Willingness to buy: tops seven-year high

Despite the current fall in income expectations, the willingness to buy indicator rose again in the last month of 2013. With a gain of +0.4 points, the level slightly topped the seven-year high of November. A higher value was last recorded in December 2006, just before the VAT increase.

The consumption mood is therefore stabilizing at an extraordinarily high level. The ongoing favorable employment situation and associated considerable increases in income for those in employment are the key pillars supporting willingness to buy. A stable labor market allays employee fears of job losses, which in turn provides the planning security that is an important criterion when making larger purchases.

Moreover, the willingness to buy may well be receiving support from its counterpart, the propensity to save. This indicator registered considerable losses again in December and fell to a new historical low.

Consumer climate: good start to the New Year

Following a value of 7.4 points in December, the overall indicator is forecasting 7.6 points for January 2014. The consumer climate is therefore off to a good start in the new year as this is its highest level since August 2007.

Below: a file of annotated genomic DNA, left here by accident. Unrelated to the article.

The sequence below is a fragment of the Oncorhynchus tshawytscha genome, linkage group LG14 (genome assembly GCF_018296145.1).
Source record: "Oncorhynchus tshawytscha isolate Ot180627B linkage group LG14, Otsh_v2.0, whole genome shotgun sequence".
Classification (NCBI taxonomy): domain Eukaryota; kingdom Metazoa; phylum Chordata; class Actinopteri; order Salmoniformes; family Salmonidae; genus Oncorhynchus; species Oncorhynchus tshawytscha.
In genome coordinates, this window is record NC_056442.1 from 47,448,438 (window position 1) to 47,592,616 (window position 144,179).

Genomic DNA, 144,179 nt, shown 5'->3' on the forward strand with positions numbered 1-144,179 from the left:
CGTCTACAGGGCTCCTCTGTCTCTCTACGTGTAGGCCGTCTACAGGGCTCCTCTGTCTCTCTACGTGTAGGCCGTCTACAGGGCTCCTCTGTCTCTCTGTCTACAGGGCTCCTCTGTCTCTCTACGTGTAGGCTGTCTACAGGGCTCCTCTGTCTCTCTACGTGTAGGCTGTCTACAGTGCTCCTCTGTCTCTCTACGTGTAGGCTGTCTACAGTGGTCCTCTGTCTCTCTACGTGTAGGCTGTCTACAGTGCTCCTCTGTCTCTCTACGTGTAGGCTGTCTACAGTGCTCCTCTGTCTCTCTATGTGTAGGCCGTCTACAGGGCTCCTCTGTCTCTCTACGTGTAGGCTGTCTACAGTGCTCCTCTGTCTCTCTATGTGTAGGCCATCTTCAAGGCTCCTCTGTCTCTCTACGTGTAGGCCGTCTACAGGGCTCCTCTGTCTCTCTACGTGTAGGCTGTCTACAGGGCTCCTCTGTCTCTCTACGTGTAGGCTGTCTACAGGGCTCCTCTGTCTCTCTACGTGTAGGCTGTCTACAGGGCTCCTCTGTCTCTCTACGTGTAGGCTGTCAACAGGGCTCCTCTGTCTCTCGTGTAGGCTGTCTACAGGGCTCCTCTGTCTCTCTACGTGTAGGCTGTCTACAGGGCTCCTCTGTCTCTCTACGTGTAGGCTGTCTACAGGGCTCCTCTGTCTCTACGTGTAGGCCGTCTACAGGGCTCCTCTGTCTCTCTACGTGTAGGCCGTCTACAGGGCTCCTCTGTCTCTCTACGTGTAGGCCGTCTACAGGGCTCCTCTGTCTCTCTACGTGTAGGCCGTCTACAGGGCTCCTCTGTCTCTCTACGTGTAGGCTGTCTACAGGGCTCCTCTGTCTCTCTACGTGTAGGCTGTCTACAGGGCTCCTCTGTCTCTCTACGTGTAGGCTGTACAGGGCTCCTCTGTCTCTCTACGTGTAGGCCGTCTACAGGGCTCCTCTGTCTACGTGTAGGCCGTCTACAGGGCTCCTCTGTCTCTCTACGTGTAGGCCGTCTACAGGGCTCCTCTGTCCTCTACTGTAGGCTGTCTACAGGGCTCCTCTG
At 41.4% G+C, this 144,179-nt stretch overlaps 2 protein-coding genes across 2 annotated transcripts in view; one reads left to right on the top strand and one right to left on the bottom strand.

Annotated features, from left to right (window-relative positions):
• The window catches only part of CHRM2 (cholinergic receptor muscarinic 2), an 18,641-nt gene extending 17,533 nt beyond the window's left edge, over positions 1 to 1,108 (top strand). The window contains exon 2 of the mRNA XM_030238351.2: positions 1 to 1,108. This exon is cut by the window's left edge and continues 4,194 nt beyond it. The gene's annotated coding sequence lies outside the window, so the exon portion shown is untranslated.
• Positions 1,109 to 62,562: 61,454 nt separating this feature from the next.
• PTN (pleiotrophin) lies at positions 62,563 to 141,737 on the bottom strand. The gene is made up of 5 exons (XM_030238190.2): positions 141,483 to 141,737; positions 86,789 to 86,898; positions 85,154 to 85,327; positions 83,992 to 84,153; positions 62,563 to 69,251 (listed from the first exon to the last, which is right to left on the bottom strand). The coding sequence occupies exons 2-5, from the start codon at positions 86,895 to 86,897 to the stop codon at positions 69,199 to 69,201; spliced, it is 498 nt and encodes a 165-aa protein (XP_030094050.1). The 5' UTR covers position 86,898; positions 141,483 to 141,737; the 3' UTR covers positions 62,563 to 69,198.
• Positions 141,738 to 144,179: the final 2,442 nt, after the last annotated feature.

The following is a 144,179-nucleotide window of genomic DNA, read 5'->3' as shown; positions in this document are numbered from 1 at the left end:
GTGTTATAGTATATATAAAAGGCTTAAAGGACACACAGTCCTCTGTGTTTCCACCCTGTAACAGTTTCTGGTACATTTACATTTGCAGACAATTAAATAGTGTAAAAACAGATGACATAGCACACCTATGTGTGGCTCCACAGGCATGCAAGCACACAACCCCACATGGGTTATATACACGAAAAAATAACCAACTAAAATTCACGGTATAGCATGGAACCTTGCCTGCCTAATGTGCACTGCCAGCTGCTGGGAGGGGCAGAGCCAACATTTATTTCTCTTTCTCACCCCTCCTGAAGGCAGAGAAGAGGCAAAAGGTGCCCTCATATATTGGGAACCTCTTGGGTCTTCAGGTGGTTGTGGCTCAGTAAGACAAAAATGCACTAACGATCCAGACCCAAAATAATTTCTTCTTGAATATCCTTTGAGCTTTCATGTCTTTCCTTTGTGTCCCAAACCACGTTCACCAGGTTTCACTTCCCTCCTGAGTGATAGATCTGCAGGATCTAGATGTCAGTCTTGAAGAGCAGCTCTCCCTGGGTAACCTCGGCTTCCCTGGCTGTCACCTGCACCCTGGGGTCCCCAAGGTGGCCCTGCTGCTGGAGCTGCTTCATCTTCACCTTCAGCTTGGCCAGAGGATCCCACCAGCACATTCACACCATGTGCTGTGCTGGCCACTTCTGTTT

At the moment, the positive framework conditions in Germany, such as the labor market and income development as well as moderate inflation, are providing key stimuli for consumption. In addition, extremely low interest rates are bolstering domestic demand as they make saving less attractive to investors and also encourage credit financing for purchases.

GfK is confirming its forecast that private spending in Germany will increase by around one percent in real terms in 2013. Since the improvement in GDP is only predicted to be just under 0.5 percent in 2013, consumption will register clear above-average increases and will be the decisive pillar of the economy this year.

The consumer climate is off to a good start in 2014, which also signals that domestic demand will play a key role in the coming year as well.

These findings are extracts from the “GfK Consumer Climate MAXX survey”, which is based on around 2,000 consumer interviews conducted each month on behalf of the European Commission. The report contains charts, forecasts and a detailed commentary regarding the indicators. In addition, the report includes information on proposed consumer spending in 20 different areas of the consumer goods and services markets. The GfK Consumer Climate survey has been conducted since 1980.

About GfK
GfK is one of the world’s largest research companies, with almost 13,000 experts working to discover new insights into the way people live, think and shop, in over 100 markets, every day. GfK is constantly innovating and using the latest technologies and the smartest methodologies to give its clients the clearest understanding of the most important people in the world: their customers. In 2012, GfK’s sales amounted to €1.51 billion.
To find out more visit gfk.com

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Mardi 7 Janvier 2014